Unit Tests for Tripal

This guide is for developers looking to contribute code to the core Tripal project. It introduces the testing philosophy and guidelines for Tripal core. Tripal uses Tripal Test Suite, which brings bootstraps your Tripal site for PHPUnit. It also provides conveniences like name spacing, seeders, transactions, and data factories.

Tripal Test Suite

For a basic introduction of Tripal Testing, please see the Test Suite documentation.

Installation

After cloning the Tripal Github repo, you will need to install the developer dependencies required to run tests locally. To do this, you’ll need to install Composer, and then execute composer install in your project root.

Remember to run composer update to update Tripal TestSuite before writing and running new tests. This is especially important when running pull requests that contribute unit tests. If tests are passing on the Travis environment but not on your machine, running composer update might resolve the problem.

Testing criteria

For facilitate accepting your pull requests, your code should include tests. The tests should meet the following guidelines:

  • All tests pass
  • Tests pass in all environments (Travis)
  • Tests don’t modify the database (use transactions or clean up after yourself)
  • Tests are properly organized (see organization section below)
  • Tests run quietly

Test organization

Tests should be placed in tests/. This root directory contains the following files:

Test files must end with Test.php to be recognized by PHPUnit. The tests themselves should be organized by submodule, and category.

Submodules

  • tripal
  • tripal_bulk_loader
  • tripal_chado
  • tripal_chado_views
  • tripal_daemon
  • tripal_ds
  • tripal_ws

Categories

  • API
  • theme
  • views
  • drush
  • fields
  • entities
  • admin
  • loaders

So for example, tests for the file tripal/api/tripal.jobs.api.inc should go in tests/tripal/api/TripalJobsAPITest.php. tests that don’t fit in any of these categories should be placed in tests/[submodule]/.

In order for tests to run locally, you’ll need an environmental file tests/.env with the project root, base url, and locale. See tests/example.env for an example.

Writing tests

Tagging tests

You should tag your test with relevant groups. For example, our Tripal Chado API tests should be tagged with @group api. We don’t need to tag it with @group chado because it is in the testsuite (the submodule folder) Chado.

If your test is related to a specific issue on the Tripal repo, thats great! You can use the @ticket tag to link it: ie, @ticket 742 for issue number 742.

Defining the test class

The test class file should extend StatonLab\TripalTestSuite\TripalTestCase instead of TestCase to take advantage of the Tripal Test Suite tools. Tests should use a database transaction to ensure the database state is the same at the start and end of the test case. Your test class name should match the file.

use StatonLab\TripalTestSuite\DBTransaction;
use StatonLab\TripalTestSuite\TripalTestCase;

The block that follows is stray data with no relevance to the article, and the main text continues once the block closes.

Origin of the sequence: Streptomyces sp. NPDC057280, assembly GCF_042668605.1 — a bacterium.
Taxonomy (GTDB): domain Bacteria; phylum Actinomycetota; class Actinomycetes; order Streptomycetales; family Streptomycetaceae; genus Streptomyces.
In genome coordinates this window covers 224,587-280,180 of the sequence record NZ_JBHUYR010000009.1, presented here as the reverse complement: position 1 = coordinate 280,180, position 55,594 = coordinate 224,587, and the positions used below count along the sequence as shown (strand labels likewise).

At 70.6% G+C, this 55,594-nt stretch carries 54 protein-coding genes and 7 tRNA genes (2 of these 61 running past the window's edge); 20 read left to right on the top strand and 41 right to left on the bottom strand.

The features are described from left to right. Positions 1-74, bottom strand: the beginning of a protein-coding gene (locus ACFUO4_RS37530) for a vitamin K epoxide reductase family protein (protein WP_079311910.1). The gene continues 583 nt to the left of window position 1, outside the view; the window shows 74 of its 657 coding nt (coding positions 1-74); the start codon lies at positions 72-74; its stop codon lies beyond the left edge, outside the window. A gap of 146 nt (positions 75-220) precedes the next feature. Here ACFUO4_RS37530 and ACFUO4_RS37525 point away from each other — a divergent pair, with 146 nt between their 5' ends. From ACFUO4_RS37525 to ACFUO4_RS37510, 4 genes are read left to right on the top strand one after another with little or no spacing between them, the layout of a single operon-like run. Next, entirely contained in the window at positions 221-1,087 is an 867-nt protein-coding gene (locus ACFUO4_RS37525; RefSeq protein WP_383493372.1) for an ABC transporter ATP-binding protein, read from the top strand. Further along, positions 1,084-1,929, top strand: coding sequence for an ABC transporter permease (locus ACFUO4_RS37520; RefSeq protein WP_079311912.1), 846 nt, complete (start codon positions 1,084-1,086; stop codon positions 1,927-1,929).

class TripalChadoOrganismAPITest extends TripalTestCase {
      use DBTransaction;
}

Defining individual tests

An ideal test operates independently of other tests: by default, unit tests run in random order. How, then, do we provide our test with relevant data? We use Factories, which you can read about on in the Tripal Test Suite documentation. In the below example, we create an organism with known information, and assert that we can retrieve it with the Chado API functions.

namespace Tests\tripal_chado\api;

use StatonLab\TripalTestSuite\DBTransaction;
use StatonLab\TripalTestSuite\TripalTestCase;

class TripalChadoOrganismAPITest extends TripalTestCase {

  use DBTransaction;

  /**
   * Test tripal_get_organism.
   *
   * @group api
   */
  public function test_tripal_get_organism() {

    $genus_string = 'a_genius_genus';
    $species_string = 'fake_species';

    $organism = factory('chado.organism')->create([
      'genus' => $genus_string,
      'species' => $species_string,
    ]);

    $results = [];

    $results[] = tripal_get_organism(['organism_id' => $organism->organism_id]);
    $results[] = tripal_get_organism([
      'genus' => $genus_string,
      'species' => $species_string,
    ]);

    foreach ($results as $result) {
      $this->assertNotFalse($result);
      $this->assertNotNull($result);
      $this->assertObjectHasAttribute('genus', $result);
      $this->assertEquals($genus_string, $result->genus);
    }
  }

  public function test_tripal_get_organism_fails_gracefully() {
    $result = tripal_get_organism([
      'genus' => uniqid(),
      'species' => uniqid(),
    ]);

    $this->assertNull($result);
  }
}

Note

You typically will want at least one test per public method in your file or class. Tests should start with test_, otherwise it wont run by default in PHPUnit (you can also declare that it is a test in the method documentation using @test.

Testing quietly

Tests should run quietly. If the output goes to standard out, you can use ob_start() and ob_end_clean().

ob_start();//dont display the job message
$bool = tripal_chado_publish_records($values);
ob_end_clean();

If the message comes from the Tripal error reporter, you must use "TRIPAL_SUPPRESS_ERRORS=TRUE" to suppress the Tripal error reporter message.

/**
 * Test chado_publish_records returns false given bad bundle.
 *
 * @group api
 */
public function test_tripal_chado_publish_records_false_with_bad_bundle() {
  putenv("TRIPAL_SUPPRESS_ERRORS=TRUE");//this will fail, so we suppress the tripal error reporter
  $bool = tripal_chado_publish_records(['bundle_name' => 'never_in_a_million_years']);
  $this->assertFalse($bool);
  putenv("TRIPAL_SUPPRESS_ERRORS");//unset
}